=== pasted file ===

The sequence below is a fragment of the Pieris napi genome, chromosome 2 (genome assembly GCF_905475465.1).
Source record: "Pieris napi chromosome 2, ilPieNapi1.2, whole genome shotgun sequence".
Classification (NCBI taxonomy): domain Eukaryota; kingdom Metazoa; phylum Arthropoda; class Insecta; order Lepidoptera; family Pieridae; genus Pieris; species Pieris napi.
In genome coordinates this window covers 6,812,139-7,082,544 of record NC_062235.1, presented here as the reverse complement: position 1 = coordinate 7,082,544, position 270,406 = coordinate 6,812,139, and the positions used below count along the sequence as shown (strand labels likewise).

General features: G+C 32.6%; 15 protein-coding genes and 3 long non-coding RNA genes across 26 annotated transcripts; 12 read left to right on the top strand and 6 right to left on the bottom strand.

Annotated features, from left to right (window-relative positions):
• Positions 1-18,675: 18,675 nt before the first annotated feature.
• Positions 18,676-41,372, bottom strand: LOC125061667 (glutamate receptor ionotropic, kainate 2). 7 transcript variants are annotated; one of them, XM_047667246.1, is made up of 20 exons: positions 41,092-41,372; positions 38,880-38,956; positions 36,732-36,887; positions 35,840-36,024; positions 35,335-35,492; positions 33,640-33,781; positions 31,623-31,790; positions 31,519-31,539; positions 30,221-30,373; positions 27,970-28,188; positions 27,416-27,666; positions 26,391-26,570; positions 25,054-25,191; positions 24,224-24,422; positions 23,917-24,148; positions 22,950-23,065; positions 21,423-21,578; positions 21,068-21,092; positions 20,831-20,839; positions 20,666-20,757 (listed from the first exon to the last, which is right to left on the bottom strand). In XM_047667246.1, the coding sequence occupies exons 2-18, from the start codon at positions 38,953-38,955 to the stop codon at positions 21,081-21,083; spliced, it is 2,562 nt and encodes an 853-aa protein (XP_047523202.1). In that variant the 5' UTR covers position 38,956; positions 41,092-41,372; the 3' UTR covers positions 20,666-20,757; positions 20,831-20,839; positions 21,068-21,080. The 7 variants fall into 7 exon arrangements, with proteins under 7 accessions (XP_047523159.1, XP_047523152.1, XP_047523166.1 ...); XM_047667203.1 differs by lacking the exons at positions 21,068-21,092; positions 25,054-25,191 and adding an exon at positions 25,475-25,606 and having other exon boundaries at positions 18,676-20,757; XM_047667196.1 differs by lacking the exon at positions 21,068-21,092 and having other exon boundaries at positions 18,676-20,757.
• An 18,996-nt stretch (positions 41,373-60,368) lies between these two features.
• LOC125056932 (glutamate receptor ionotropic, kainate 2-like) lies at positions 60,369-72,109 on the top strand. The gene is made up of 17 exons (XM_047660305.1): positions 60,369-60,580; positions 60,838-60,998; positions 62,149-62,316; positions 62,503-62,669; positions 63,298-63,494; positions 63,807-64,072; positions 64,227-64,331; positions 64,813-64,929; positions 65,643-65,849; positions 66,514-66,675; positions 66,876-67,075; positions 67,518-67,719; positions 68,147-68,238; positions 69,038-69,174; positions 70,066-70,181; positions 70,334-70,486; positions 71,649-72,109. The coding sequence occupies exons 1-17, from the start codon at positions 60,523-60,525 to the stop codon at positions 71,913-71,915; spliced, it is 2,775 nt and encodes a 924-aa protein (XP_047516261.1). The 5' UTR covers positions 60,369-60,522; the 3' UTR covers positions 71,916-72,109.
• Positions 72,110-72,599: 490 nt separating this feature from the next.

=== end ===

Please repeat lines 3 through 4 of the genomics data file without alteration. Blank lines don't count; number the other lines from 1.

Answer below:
Classification (NCBI taxonomy): domain Eukaryota; kingdom Metazoa; phylum Arthropoda; class Insecta; order Lepidoptera; family Pieridae; genus Pieris; species Pieris napi.
In genome coordinates this window covers 6,812,139-7,082,544 of record NC_062235.1, presented here as the reverse complement: position 1 = coordinate 7,082,544, position 270,406 = coordinate 6,812,139, and the positions used below count along the sequence as shown (strand labels likewise).